A second instance of the filter running in parallel could be used to compute orientation that includes the estimated gyroscope noise and compare it to the first instance of the filter in real-time. Based on the deviation between both solutions, the estimated bias could be used or discarded from that point on which in turn will lead to improved heading accuracy. Advanced parameter specification of the proposed fusion method will be explored by a broader set of experiments, including experiments in real use cases, multiple age varying paticipants as well as the influence of gyroscope noise parameter estimation on the proposed method.

Author Contributions

Conceptualization, L.W.; methodology, L.W.; software, L.W.; validation, L.W., and M.G.; formal analysis, L.W..; investigation, L.W. and M.G.; resources, M.G.; data curation, L.W.; writing–original draft preparation, L.W..; writing–review and editing, L.W. and M.G.; visualization, L.W.; supervision, M.G.; project administration, M.G.; funding acquisition, M.G. All authors have read and agreed to the published version of the manuscript.

Funding

This work was funded by the Federal Ministry of Education and Research of Germany grant number 13FH011IX6. We acknowledge support by the Open Access Publication Fund of the Westfälische Hochschule, University of Applied Sciences.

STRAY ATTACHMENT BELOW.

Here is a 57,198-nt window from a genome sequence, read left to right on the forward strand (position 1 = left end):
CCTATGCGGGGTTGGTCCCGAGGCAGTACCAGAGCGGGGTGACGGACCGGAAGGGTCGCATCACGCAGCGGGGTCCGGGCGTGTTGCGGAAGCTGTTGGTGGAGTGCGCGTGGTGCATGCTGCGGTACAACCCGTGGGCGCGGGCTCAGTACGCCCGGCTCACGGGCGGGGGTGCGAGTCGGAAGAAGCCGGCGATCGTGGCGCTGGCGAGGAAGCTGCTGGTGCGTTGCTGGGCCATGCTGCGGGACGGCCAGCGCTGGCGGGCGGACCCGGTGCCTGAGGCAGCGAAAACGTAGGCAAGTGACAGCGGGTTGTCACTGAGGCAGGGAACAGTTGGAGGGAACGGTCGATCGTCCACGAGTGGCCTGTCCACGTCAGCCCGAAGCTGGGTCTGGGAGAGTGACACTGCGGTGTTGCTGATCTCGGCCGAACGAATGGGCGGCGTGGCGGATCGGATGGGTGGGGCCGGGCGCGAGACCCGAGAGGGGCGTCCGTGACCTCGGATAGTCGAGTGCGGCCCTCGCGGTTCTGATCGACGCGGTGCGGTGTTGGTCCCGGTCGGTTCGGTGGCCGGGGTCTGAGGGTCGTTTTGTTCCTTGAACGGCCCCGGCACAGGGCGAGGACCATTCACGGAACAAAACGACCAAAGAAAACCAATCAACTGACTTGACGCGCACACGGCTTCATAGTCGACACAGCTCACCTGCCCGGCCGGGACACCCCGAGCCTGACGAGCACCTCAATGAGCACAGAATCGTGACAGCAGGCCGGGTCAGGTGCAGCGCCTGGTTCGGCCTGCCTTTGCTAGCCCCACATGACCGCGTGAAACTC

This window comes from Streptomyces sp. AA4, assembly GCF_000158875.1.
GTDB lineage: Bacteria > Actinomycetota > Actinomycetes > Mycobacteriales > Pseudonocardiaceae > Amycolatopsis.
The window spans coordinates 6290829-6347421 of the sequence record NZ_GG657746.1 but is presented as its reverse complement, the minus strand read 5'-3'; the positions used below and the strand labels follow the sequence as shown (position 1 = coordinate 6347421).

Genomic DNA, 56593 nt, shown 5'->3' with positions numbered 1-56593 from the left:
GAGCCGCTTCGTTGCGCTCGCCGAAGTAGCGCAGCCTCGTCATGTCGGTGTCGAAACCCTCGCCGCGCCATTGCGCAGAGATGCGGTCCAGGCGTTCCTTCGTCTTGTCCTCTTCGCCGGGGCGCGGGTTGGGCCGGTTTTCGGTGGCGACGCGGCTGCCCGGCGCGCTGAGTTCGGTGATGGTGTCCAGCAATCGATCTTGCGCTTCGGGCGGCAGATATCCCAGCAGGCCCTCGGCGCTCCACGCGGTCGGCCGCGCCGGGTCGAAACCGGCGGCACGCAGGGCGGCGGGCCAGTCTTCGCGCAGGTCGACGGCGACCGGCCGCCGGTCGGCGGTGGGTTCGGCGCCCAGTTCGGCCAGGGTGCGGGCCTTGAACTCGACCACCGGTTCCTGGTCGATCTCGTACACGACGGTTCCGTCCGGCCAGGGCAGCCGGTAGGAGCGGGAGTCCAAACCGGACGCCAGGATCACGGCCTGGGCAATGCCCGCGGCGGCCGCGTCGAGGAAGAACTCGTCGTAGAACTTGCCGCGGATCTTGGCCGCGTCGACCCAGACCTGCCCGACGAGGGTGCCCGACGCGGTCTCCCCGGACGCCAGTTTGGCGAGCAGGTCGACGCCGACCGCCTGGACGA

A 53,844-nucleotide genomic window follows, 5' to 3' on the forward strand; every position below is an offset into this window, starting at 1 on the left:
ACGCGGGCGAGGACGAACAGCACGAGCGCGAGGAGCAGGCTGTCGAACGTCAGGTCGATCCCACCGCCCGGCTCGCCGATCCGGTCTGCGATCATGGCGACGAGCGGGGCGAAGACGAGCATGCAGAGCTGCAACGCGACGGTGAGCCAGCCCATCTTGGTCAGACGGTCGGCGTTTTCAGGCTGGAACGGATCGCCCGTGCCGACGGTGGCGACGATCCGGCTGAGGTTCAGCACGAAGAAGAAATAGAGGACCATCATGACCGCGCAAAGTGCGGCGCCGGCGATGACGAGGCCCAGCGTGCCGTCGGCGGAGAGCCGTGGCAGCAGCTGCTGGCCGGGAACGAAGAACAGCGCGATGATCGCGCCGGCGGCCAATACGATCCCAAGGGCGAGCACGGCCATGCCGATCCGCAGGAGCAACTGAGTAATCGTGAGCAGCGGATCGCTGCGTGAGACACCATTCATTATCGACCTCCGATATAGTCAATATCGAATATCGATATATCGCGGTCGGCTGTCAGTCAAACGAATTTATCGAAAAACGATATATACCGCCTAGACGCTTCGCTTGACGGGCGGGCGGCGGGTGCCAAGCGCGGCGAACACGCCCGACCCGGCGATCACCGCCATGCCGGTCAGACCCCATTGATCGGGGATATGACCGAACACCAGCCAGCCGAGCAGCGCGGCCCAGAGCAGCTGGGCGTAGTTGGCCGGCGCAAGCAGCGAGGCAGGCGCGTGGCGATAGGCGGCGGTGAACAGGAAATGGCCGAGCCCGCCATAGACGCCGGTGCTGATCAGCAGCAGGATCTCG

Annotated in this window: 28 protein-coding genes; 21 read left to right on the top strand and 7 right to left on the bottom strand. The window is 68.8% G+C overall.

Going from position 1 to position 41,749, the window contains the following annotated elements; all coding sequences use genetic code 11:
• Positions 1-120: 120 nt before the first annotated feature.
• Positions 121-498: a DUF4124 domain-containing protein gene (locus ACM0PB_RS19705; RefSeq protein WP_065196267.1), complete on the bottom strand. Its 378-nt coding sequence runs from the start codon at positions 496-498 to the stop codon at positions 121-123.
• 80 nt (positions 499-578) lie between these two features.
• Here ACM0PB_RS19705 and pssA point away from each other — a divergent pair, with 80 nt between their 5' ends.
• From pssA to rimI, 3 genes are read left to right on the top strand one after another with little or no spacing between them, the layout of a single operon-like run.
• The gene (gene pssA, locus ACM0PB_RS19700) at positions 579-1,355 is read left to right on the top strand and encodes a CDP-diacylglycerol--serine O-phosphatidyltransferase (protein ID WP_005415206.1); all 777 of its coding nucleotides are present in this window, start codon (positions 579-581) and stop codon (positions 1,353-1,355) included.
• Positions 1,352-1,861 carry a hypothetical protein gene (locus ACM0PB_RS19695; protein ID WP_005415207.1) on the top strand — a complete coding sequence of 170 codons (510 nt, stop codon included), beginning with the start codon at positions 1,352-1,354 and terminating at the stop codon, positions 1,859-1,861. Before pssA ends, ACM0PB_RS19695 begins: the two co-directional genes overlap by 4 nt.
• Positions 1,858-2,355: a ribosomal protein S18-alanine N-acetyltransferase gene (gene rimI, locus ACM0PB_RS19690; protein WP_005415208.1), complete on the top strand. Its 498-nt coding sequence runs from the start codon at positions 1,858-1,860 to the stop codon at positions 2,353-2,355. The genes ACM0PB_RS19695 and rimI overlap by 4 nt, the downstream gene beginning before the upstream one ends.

Conflicts of Interest

The authors declare no conflict of interest.

Abbreviations

The following abbreviations are used in this manuscript:
MARGMagneticAngularate Gravity sensor
IMUInertial Measurement Unit
GDAGradient Descent Algorithm
MEMSMicro-Electro-Mechanical Systems
APIApplication Programming Interface
NEDNorth East Down
MCUMicrocontroller Unit
dc-biasdirect current bias

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Figure 1. Coordinate systems between eye tracker, Magnetic AngularRate Gravity (MARG)-sensor and head when fixating an object (a) without and (b) with head motion. The condition of fixation of the object results in a stable gaze position. Possible motion of the pupil during fixations itself, so called microsaccades, is very small (0.2° at a duration of 20–30 ms) and can be neglected (yellow boundary box).
Figure 1. Coordinate systems between eye tracker, Magnetic AngularRate Gravity (MARG)-sensor and head when fixating an object (a) without and (b) with head motion. The condition of fixation of the object results in a stable gaze position. Possible motion of the pupil during fixations itself, so called microsaccades, is very small (0.2° at a duration of 20–30 ms) and can be neglected (yellow boundary box).